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Alexa's Top 1000 robots.txt

When doing penetration testing work or bug bounty hunting, wordlists are one of the most important parts of the discovery and fuzzing process. To get ahead of others, you should create your own wordlists for specified research processes. This workflow shows an example of creating the custom wordlists based on the paths described in most popular robots.txt files.

Complexity: basic

Category: Utilities




This workflow doesn't need any additional setup. You can copy it from the Library and execute it!

Build in steps

Getting the Alexa's CSV file with custom-script and parsing it

We can use a simple script that will download CSV from an external resource and parse it to get the most popular root domains worldwide.

wget -q


awk -F ',' '{print $2}' top-1m.csv | head -1000 > out/output.txt; rm top-1m.csv*

We can accomplish that by drag&droping custom-script node and pasting the bash script above.

This script is using `head` which will limit the results to the number supplied (in this case it is 1000). Could you change it to discover more data?\
Notice the `out/output.txt` path, this path is used for `file` output ports.
Get Alexa's CSV parse it and output root domains in the workflow editor

Get Alexa's CSV parse it and output root domains

Using sed to append protocol with sed-add-to-beginning

We can use a simple script to append https:// to each of the lines gathered in the previous step. This will create a list of webservers that we will use to get the robots.txt files.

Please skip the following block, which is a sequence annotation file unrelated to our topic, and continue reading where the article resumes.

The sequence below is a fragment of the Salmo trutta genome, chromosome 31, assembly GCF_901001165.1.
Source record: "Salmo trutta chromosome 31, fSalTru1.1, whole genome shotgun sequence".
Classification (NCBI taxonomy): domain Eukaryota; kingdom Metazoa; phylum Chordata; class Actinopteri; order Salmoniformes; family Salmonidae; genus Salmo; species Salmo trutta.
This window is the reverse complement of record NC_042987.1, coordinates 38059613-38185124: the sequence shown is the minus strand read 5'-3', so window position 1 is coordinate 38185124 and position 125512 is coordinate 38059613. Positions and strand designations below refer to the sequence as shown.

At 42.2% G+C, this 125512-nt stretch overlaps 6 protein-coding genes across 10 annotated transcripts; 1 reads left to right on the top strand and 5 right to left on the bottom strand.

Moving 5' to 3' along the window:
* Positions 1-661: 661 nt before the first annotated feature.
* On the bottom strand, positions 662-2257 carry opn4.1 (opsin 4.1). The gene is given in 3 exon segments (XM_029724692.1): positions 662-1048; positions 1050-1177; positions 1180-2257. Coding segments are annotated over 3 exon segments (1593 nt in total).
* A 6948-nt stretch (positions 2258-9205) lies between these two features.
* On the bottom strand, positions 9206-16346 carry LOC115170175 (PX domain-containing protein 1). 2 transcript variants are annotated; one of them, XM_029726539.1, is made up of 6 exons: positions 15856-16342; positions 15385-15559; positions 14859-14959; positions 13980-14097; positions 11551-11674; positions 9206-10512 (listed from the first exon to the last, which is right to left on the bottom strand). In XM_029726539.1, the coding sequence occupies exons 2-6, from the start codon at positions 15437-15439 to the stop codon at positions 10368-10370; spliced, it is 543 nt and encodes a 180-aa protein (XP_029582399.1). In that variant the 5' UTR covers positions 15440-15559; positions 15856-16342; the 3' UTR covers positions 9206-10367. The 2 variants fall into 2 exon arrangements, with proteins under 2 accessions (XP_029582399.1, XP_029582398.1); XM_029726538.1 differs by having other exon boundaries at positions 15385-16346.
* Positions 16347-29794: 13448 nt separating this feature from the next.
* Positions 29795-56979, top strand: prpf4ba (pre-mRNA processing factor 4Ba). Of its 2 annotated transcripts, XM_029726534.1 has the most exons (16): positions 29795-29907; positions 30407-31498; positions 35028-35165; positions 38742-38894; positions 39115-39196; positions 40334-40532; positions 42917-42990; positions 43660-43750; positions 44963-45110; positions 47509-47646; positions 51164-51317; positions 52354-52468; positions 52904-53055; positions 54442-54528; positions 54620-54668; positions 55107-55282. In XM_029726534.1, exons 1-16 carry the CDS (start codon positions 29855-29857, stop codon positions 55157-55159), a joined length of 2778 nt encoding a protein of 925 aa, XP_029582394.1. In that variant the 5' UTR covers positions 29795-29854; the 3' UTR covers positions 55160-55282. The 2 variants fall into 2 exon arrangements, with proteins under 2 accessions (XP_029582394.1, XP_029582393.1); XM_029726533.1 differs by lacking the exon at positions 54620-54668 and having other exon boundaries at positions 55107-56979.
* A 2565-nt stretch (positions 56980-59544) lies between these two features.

Using sed to append protocol with sed-add-to-beginning in the workflow editor

Using meg to get the responses

We can use meg to gather all of the HTTP responses containing content of our robots.txt files. This can be accomplished by providing a path parameter to meg, with additional follow-redirects which will continue sending requests on 30x responses.

Using meg to get the responses in the workflow editor

Parsing robots.txt responses with custom-script

Meg will output all of the responses into a folder, which could be consumed by connecting folder output to another custom-script node.

Here is the code that successfully parses all the responses and creates a wordlist at the end, which could be downloaded and used either locally or in another workflow.

find in/ -mindepth 3 -type f -exec cat {} + | egrep -w "Disallow|Allow: " | awk '{print $2}' | sed 's/^\///' | sed 's/\/$//' | sed '/^[[:space:]]*$/d'| sed 's/\*$//' | sed 's/^\*//' | sed 's/\/$//' | sort -n | uniq > out/output.txt

This script will search all the files available inside in folder, and use a couple of egrep and sed commands to extract the paths ant put it into out/output.txt

Execution and results

get-robots-files-dir will contain the latest results of the workflow execution.

Alexa's Top 1000 robots.txt workflow results

Try it out!

This workflow is available in the Library, you can copy it and execute it immediately!

Improve this workflow

  • Changing machine type of tools to speed up the execution
  • Customizing the get-alexa-csv script to gather more root domains
  • Executing the script on schedule and using get-trickest-output to be able to save all previous executions
  • Adding webservers and tools like ffuf to brute-force files and folders with the newly created wordlist

Explore other Utilities workflows from Trickest library!